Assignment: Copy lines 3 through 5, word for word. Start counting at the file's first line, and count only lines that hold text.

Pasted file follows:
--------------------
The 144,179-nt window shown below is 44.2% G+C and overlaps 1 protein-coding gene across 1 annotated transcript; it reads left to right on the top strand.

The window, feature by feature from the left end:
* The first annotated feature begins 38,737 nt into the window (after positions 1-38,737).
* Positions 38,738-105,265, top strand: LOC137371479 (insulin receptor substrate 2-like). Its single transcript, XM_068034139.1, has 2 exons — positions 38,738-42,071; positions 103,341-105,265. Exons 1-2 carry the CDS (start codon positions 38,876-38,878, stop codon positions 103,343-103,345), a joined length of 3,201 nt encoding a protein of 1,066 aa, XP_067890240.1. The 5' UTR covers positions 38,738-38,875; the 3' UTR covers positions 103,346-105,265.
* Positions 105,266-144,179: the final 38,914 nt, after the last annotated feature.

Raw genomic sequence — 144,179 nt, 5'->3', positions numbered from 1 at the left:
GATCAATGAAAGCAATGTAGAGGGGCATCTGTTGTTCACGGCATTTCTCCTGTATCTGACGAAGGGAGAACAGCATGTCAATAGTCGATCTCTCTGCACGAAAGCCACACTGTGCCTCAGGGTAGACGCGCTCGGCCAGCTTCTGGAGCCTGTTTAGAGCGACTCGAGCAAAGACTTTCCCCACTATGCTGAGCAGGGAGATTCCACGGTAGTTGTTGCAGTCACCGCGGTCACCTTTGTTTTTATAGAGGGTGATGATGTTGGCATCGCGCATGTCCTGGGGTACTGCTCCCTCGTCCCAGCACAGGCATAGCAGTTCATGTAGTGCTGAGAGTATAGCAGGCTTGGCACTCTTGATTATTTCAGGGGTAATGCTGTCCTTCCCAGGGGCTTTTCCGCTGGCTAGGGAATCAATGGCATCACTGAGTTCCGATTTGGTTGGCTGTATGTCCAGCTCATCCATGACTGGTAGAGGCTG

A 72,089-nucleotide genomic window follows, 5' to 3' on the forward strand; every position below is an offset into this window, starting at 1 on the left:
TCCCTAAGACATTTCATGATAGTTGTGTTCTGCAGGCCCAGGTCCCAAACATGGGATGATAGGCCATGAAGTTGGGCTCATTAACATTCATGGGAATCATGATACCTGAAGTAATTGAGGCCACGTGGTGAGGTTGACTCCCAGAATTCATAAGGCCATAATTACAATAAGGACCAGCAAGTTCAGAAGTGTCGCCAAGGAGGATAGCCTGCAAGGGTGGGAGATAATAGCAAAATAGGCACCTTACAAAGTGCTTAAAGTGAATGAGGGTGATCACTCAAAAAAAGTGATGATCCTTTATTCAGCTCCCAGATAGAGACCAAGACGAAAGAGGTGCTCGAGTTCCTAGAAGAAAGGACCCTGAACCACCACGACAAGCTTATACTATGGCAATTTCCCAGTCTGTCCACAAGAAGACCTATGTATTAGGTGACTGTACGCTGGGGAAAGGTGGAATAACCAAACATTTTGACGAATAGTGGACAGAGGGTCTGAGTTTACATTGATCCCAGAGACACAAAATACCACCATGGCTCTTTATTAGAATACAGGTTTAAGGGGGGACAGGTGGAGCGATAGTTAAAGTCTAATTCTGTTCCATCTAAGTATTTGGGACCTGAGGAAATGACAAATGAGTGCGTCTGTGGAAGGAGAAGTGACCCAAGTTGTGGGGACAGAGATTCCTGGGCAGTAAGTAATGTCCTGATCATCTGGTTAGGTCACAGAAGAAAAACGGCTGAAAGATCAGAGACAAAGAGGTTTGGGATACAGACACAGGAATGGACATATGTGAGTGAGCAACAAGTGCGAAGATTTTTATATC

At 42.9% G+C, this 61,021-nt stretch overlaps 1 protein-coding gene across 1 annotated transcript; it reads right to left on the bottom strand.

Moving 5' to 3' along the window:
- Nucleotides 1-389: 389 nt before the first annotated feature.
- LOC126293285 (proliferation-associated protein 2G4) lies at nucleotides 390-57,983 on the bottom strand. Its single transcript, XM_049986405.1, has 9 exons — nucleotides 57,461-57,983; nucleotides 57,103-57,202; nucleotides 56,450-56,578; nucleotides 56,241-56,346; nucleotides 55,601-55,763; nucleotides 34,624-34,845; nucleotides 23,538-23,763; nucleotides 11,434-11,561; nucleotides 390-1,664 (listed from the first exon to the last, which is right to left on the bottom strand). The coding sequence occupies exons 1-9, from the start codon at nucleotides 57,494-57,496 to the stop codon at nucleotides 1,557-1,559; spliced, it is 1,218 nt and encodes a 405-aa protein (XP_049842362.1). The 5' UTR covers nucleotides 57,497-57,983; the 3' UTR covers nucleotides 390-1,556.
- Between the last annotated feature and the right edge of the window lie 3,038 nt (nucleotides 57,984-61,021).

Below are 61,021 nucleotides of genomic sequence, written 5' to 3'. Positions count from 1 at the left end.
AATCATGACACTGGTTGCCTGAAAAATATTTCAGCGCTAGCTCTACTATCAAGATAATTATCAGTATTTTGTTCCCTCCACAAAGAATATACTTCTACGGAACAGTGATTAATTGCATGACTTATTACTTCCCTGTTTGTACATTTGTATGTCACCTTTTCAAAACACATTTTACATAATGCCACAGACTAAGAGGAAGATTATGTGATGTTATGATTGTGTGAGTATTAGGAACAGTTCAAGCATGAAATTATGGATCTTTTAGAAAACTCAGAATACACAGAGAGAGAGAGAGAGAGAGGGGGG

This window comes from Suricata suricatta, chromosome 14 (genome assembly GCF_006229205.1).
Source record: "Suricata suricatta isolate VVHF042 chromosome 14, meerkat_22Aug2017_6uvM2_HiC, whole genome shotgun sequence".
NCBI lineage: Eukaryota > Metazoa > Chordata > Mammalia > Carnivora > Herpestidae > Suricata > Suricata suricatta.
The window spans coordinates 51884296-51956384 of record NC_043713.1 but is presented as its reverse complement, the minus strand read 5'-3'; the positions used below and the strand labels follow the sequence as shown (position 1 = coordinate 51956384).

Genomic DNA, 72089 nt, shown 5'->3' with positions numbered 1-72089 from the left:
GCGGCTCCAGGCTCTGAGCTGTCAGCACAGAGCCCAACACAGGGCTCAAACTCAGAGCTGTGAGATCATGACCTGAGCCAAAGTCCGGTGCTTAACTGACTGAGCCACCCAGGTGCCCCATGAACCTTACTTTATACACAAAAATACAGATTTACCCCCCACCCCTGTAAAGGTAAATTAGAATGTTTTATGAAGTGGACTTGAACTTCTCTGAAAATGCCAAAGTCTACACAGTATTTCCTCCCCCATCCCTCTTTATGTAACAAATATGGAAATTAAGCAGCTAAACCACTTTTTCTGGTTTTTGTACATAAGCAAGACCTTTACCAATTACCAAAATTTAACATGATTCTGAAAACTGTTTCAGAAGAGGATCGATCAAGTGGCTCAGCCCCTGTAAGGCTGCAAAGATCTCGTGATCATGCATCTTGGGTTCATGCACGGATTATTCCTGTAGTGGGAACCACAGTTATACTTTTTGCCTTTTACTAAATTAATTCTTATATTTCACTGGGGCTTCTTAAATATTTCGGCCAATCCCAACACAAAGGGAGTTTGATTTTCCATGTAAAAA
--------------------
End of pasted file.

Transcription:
* The first annotated feature begins 38,737 nt into the window (after positions 1-38,737).
* Positions 38,738-105,265, top strand: LOC137371479 (insulin receptor substrate 2-like). Its single transcript, XM_068034139.1, has 2 exons — positions 38,738-42,071; positions 103,341-105,265. Exons 1-2 carry the CDS (start codon positions 38,876-38,878, stop codon positions 103,343-103,345), a joined length of 3,201 nt encoding a protein of 1,066 aa, XP_067890240.1. The 5' UTR covers positions 38,738-38,875; the 3' UTR covers positions 103,346-105,265.
* Positions 105,266-144,179: the final 38,914 nt, after the last annotated feature.